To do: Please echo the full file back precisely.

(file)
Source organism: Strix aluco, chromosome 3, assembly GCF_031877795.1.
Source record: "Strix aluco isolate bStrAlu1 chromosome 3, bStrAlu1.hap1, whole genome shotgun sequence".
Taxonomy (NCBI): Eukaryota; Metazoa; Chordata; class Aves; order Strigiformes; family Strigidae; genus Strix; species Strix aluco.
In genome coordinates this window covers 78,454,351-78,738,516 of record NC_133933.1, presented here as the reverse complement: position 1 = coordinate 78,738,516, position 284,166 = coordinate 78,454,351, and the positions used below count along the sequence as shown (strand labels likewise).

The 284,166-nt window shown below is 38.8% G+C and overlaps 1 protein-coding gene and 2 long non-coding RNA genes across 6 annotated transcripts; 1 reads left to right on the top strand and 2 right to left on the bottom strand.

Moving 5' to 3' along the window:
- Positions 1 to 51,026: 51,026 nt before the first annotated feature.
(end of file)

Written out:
Source organism: Strix aluco, chromosome 3, assembly GCF_031877795.1.
Source record: "Strix aluco isolate bStrAlu1 chromosome 3, bStrAlu1.hap1, whole genome shotgun sequence".
Taxonomy (NCBI): Eukaryota; Metazoa; Chordata; class Aves; order Strigiformes; family Strigidae; genus Strix; species Strix aluco.
In genome coordinates this window covers 78,454,351-78,738,516 of record NC_133933.1, presented here as the reverse complement: position 1 = coordinate 78,738,516, position 284,166 = coordinate 78,454,351, and the positions used below count along the sequence as shown (strand labels likewise).

The 284,166-nt window shown below is 38.8% G+C and overlaps 1 protein-coding gene and 2 long non-coding RNA genes across 6 annotated transcripts; 1 reads left to right on the top strand and 2 right to left on the bottom strand.

Moving 5' to 3' along the window:
- Positions 1 to 51,026: 51,026 nt before the first annotated feature.